I’m starting to sense a pattern, here.  In Who’s Irish?, the question of inside and outside and sides is presented in little Sophie Shea, the Chinese-Irish nudist.  Her outside is beautiful Chinese, but her inside is wild Irish.  How do our heritages factor into our selves?  Can a child that young already have the weight of two cultures around her shoulders?  Is it possible that we can be everything and nothing of these cultures at once?  

Just when we thought Liz Gilbert was the only one who liked the phrase "Let's Cross Over"...

I love how Gloria Anzaldúa incorporated Spanish words, poems, and phrases throughout “Borderlands”.  I thought the mixture of languages accentuated her cross-cultural message.  I especially liked the poem on page 107, which to my understanding, roughly translates to something like: “There are borders that exist/ that divide people/ but for each border/ there is a bridge.”  I think this poem is a beautiful representation of the passage’s theme.  Though the human race is divided by difference, life is full of chances to overcome and accept it .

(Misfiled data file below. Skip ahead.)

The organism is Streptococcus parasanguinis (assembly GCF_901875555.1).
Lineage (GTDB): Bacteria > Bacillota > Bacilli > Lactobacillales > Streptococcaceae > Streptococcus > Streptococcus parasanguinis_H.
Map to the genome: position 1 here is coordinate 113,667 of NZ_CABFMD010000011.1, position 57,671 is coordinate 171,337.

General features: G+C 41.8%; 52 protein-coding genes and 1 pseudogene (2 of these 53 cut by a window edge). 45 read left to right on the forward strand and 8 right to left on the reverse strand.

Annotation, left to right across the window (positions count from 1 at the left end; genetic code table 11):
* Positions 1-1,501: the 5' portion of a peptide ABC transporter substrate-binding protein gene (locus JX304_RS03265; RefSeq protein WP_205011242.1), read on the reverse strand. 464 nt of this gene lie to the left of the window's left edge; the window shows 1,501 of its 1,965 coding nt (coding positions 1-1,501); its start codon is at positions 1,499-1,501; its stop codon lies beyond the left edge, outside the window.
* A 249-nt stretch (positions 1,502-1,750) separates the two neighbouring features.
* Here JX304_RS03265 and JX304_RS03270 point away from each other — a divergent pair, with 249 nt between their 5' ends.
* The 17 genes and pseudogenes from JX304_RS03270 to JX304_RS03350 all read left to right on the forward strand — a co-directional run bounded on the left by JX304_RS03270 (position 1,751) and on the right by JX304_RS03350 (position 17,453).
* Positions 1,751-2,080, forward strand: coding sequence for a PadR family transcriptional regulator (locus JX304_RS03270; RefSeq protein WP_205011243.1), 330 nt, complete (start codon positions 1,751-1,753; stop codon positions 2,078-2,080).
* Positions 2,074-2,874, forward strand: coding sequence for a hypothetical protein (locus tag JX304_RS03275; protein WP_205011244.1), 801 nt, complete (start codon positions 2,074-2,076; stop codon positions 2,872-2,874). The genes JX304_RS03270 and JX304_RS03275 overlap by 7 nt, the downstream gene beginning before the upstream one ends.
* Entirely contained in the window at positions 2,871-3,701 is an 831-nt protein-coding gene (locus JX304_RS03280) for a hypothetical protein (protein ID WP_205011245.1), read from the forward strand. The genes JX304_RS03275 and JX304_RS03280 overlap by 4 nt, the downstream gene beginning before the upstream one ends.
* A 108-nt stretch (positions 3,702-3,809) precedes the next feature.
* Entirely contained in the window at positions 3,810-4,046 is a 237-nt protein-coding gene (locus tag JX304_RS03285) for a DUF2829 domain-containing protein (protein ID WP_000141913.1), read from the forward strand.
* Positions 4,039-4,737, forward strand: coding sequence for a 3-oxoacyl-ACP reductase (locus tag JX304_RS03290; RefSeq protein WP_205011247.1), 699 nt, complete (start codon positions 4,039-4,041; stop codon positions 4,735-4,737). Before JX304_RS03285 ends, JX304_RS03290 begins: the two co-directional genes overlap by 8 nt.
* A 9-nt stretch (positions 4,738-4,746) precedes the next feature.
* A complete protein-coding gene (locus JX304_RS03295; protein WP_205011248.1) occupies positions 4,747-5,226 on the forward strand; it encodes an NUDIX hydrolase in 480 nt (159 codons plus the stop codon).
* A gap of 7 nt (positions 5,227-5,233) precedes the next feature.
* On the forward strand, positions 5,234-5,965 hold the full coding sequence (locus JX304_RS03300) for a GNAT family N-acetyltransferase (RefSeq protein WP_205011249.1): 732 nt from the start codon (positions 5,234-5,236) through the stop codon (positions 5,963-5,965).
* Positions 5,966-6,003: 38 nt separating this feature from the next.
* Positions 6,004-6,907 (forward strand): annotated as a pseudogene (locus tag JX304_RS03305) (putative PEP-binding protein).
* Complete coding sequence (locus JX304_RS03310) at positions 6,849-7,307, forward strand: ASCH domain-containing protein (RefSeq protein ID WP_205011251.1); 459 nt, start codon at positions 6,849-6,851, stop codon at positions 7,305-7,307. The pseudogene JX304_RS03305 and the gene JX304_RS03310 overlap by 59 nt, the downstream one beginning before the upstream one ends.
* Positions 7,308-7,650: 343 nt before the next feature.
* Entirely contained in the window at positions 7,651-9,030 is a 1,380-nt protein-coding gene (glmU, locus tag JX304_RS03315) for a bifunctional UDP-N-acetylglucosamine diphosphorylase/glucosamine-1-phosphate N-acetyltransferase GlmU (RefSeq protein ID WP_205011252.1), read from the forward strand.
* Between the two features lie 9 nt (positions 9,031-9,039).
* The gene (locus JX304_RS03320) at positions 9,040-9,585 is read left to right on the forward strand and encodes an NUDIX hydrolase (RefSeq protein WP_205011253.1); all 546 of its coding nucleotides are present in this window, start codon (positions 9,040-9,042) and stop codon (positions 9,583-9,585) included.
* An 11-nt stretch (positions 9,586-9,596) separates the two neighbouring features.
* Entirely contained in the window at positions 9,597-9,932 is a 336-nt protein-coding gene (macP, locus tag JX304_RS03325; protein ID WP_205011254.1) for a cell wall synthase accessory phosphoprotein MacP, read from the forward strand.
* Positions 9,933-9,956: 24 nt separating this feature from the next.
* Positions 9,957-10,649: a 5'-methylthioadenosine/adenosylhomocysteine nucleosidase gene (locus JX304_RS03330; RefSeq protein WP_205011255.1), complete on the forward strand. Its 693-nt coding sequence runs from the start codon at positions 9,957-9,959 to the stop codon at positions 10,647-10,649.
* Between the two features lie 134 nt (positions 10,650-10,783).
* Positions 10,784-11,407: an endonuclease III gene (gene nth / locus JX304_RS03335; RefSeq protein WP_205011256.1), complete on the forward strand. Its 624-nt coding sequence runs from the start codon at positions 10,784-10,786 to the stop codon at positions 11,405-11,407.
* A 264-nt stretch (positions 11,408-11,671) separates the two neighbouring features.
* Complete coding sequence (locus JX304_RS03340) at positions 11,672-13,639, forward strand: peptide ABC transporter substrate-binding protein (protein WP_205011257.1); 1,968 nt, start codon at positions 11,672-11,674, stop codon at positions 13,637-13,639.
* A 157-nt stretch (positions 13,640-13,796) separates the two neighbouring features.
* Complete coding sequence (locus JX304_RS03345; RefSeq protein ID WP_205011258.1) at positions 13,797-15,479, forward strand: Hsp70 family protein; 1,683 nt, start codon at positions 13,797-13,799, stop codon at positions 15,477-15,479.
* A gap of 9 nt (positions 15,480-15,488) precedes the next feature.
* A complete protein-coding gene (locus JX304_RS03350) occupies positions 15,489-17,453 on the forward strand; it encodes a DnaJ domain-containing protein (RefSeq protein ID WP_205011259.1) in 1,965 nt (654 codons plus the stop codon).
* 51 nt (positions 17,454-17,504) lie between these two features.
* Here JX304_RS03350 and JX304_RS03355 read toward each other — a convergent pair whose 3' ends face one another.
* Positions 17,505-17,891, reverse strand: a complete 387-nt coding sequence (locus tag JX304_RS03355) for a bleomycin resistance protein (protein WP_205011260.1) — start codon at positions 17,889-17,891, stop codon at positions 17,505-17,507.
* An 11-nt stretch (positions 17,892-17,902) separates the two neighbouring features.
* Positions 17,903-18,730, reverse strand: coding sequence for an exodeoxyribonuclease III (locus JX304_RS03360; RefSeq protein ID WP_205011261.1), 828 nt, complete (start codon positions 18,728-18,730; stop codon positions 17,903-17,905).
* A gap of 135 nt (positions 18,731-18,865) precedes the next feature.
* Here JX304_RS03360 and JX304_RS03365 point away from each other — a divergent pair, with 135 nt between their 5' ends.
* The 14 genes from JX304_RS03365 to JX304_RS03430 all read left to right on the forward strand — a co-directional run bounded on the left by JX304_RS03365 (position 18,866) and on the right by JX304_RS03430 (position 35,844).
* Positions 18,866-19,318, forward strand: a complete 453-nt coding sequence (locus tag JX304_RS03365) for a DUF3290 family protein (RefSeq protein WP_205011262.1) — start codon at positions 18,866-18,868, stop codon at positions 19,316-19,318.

The mother’s stubbornness in Thomas King’s “Borders”, though somewhat annoying, is also inspiring.  She refused to see herself as anything other than Blackfoot.  I can’t imagine needing to deny my own heritage or nationality; but this story made me think about those who might need to do so on a regular basis, some for their own safety or survival.  

Gish Jen’s “Who’s Irish” was probably my favorite story out of the three.  I appreciated the narrator’s humor and deeply rooted sense of self.  She reminded me of my own grandmother, who also used to take care of me when I was little.  It upset me that the grandmother in this story couldn’t share her Chinese culture with little Sophie, since my favorite thing when I was little was when my grandma would tell me stories about Hungary.